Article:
Columbia International Affairs Online: Policy Briefs

Project on Defense Alternatives


Since its inception in 1991, the Project on Defense Alternatives has sought to adapt security policy to the challenges and opportunities of the post-Cold War era. Toward this end it promotes consideration of the broadest range of defense options. Central to its mission is the development of "transitional security policy," which would serve to create conditions favorable to the advent of regional and global cooperative security regimes. In the Project's perspective a transitional security policy would:

In its approach to security issues the Project seeks to uniquely combine pragmatism and vision. Although proceeding from a common security perspective, PDA pays careful attention to concerns about current military threats and requirements. The Project is premised on the belief that policy innovation can overcome the practical obstacles to progress toward more cooperative security postures — however, it sees the prerequisite of innovation to be a close and critical engagement in the mainstream security policy debate.

Although PDA emphasizes the reformulation of US defense policy, it has contributed since its inception to the development of defense alternatives for NATO and has pioneered proposals for the "defensive restructuring" of armed forces in Eastern Europe, Russia, and the developing world. As part of this latter effort, the Project has designed arms control measures that would reduce the offensive character of existing conventional armed forces and reorient military assistance programs along defensive lines.

Additional Materials from Project on Defense Alternatives: Working Papers

Policy Briefs

Title: Defense Sense – Fiscal Year 2014 Update: Options for National Security Savings
Date: June 2013

Title: Pentagon Base Budget to Get Bigger Share in 2013
Authors: Carl Conetta
Date: March 2013

Title: A Reasonable Alternative to Sequester of DoD Funding
Date: August 2012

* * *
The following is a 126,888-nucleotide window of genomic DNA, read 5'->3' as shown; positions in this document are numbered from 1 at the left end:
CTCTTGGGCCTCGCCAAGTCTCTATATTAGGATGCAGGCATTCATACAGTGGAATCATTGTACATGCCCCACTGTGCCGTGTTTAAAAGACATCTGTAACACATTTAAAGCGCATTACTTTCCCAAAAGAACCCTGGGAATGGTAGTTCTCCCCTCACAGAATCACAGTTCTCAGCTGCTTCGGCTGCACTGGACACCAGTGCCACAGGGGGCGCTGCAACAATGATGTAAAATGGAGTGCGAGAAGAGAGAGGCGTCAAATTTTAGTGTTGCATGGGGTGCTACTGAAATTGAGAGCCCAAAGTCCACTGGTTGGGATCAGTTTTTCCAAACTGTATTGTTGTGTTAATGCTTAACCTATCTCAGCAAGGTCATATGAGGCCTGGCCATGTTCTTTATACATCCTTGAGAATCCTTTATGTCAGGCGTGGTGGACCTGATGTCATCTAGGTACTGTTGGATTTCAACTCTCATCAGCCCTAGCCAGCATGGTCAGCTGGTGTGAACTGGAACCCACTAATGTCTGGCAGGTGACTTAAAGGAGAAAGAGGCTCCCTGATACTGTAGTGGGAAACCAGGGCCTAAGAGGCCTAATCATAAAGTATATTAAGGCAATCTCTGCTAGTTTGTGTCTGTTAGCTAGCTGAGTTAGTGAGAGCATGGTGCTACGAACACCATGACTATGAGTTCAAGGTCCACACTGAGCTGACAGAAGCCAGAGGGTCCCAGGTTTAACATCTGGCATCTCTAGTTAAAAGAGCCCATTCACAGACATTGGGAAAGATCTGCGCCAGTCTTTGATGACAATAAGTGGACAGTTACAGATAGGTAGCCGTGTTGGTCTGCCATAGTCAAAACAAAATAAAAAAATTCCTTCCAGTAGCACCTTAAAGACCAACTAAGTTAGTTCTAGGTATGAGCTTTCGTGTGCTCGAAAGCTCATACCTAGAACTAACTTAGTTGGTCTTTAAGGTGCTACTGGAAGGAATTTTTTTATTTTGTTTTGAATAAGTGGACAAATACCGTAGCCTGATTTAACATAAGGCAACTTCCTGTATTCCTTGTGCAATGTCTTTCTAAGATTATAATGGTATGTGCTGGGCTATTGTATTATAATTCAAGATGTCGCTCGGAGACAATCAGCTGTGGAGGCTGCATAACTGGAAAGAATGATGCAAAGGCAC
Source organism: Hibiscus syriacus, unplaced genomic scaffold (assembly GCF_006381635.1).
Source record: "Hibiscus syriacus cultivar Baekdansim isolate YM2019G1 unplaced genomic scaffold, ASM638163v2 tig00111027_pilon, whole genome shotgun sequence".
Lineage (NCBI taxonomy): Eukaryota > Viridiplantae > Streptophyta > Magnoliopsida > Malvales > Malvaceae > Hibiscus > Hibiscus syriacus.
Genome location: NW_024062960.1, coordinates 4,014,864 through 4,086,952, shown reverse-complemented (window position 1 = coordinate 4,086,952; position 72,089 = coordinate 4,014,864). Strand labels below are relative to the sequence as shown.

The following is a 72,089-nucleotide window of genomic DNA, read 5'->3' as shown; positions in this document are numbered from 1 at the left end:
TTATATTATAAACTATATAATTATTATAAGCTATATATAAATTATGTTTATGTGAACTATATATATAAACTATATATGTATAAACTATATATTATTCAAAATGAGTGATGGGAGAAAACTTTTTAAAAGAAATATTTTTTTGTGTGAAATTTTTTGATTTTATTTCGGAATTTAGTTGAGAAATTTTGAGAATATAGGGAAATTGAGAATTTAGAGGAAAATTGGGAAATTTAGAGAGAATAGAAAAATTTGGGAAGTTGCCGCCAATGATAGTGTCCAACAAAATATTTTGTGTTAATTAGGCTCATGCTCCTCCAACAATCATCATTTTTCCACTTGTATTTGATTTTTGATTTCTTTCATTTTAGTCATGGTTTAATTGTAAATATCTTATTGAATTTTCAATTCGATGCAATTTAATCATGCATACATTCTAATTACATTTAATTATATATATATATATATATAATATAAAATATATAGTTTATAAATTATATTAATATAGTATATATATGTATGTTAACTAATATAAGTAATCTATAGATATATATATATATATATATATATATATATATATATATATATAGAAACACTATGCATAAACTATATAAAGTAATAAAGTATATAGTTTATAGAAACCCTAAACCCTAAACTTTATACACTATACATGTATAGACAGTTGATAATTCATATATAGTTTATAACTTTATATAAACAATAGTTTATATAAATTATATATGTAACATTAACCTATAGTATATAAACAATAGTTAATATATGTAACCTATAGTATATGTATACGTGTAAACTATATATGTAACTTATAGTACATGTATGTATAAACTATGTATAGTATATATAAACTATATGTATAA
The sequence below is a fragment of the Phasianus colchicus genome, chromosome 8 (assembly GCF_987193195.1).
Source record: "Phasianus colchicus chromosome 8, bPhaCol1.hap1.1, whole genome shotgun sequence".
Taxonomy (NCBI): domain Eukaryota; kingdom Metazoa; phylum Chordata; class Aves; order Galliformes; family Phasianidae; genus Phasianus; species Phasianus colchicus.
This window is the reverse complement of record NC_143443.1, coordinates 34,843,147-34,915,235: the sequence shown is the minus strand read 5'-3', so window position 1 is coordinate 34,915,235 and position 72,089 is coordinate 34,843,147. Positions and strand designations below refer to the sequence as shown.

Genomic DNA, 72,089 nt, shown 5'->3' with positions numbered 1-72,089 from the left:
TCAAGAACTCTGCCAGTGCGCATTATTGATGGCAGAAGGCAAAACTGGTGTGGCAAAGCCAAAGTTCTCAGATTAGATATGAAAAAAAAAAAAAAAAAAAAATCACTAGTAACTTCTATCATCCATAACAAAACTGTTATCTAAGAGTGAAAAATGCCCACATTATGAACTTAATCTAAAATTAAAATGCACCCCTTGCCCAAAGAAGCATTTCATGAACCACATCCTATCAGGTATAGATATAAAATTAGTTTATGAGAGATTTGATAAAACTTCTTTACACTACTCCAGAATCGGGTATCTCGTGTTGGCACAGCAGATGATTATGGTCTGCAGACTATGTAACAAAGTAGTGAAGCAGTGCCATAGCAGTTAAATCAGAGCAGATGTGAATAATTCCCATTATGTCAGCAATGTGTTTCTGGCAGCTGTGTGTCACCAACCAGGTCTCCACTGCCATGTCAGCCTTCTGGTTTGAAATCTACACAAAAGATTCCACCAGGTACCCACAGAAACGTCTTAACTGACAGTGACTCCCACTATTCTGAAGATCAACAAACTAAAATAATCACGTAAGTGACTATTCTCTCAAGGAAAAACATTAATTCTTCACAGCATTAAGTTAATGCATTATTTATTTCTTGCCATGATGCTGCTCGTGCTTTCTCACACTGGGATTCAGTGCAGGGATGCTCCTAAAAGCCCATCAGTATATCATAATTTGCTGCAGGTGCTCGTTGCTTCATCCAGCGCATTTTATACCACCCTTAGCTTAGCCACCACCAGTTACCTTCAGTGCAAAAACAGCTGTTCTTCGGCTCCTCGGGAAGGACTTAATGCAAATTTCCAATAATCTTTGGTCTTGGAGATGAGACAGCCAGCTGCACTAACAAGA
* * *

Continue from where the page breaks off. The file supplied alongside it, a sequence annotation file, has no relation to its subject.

Title: USA and Allies Outspend Potential Rivals on Military by Four-to-One; America Carries Much of the Defense Burden for its Allies
Authors: Carl Conetta
Date: July 2012

Authors: Carl Conetta, Charles Knight, Ethan Rosenkranz, Christopher Preble, Benjamin H. Friedman
Date: May 2012

Title: How Much Austerity in New Pentagon Budget?
Authors: Carl Conetta, Charles Knight
Date: February 2012

Title: Keep Pentagon Cuts in Perspective: What the administration proposes is hardly dramatic
Authors: Carl Conetta
Date: January 2012

Title: The Pentagon's New Mission Set: A Sustainable Choice?
Authors: Carl Conetta
Date: October 2011

Title: Strategic Adjustment to Sustain the Force: A survey of current proposals.
Authors: Charles Knight
Date: October 2011

Title: Pentagon cuts in context: No reason for "doomsday" hysteria
Authors: Carl Conetta
Date: October 2011

Title: Going for Broke: The Budgetary Consequences of Current US Defense Strategy.
Authors: Carl Conetta
Date: October 2011

Title: The Pentagon and Deficit Reduction: FY-2012 Budget Retains Exceptional Level of Defense Spending
Date: March 2011

Title: The Pentagon and Deficit Reduction FY-2012 Budget Retains Exceptional Level of Defense Spending
Date: March 2011

Title: Continuing Resolution: Congress Goes Easy on DoD Rebalances Budget in Pentagon's Favor
Date: March 2011

Title: Pentagon Resists Deficit Reduction: Rollback in Planned Budget Falls Far Short of Deficit Reduction Goals – Puts Fiscal Reform at Risk
Date: January 2011

Title: The President's Dilemma: Deficits, Debt, and US Defense Spending
Date: January 2010